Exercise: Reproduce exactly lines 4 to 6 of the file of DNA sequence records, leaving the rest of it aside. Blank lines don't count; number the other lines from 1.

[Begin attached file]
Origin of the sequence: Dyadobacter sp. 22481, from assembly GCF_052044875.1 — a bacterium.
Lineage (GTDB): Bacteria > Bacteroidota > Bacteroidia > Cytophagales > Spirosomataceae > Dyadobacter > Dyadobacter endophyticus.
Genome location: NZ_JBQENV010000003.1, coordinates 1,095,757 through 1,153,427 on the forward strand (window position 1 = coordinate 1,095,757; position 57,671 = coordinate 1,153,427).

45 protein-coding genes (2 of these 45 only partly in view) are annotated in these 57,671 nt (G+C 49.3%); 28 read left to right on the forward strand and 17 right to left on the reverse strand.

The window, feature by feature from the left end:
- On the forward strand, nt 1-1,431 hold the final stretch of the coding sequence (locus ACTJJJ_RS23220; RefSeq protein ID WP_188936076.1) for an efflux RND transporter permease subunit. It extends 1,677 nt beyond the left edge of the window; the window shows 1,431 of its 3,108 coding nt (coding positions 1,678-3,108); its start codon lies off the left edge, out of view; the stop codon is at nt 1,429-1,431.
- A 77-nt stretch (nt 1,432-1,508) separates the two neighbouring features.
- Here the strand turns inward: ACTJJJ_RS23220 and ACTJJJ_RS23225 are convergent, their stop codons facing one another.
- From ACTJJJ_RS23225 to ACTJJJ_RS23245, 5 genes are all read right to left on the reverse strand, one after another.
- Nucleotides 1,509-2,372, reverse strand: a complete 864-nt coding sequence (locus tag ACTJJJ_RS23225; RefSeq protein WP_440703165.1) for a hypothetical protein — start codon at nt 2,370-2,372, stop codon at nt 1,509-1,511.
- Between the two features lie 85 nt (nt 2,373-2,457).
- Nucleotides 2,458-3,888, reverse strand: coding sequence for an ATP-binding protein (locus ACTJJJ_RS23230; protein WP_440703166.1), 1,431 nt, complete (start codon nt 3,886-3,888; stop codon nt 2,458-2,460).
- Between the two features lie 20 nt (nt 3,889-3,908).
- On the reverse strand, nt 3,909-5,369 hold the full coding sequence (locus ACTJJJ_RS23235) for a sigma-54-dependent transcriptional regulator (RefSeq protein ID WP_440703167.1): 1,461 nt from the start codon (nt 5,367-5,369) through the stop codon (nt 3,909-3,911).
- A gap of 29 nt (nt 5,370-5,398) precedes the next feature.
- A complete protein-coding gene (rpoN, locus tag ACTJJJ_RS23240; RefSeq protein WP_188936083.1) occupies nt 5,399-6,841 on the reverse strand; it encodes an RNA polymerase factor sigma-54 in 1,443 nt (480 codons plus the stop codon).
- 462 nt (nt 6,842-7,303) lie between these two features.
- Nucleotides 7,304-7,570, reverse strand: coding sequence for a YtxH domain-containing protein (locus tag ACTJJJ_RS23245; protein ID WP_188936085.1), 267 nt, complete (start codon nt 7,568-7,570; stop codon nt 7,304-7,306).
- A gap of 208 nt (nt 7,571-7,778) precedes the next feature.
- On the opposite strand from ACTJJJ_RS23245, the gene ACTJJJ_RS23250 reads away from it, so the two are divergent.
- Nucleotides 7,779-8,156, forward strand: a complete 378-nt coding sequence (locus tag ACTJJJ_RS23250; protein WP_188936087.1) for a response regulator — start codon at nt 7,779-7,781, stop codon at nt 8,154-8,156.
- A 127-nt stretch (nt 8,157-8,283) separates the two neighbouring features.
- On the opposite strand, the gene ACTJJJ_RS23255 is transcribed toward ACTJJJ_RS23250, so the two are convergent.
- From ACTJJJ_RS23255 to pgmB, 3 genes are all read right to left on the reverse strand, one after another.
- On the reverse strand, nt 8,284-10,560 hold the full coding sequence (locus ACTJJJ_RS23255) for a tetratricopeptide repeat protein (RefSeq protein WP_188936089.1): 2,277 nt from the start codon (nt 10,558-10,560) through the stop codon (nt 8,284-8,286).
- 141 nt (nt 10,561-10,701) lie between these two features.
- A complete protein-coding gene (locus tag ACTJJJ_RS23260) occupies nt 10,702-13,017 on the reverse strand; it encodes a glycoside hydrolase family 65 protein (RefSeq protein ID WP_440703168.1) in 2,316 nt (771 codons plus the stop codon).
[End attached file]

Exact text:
45 protein-coding genes (2 of these 45 only partly in view) are annotated in these 57,671 nt (G+C 49.3%); 28 read left to right on the forward strand and 17 right to left on the reverse strand.

The window, feature by feature from the left end:
- On the forward strand, nt 1-1,431 hold the final stretch of the coding sequence (locus ACTJJJ_RS23220; RefSeq protein ID WP_188936076.1) for an efflux RND transporter permease subunit. It extends 1,677 nt beyond the left edge of the window; the window shows 1,431 of its 3,108 coding nt (coding positions 1,678-3,108); its start codon lies off the left edge, out of view; the stop codon is at nt 1,429-1,431.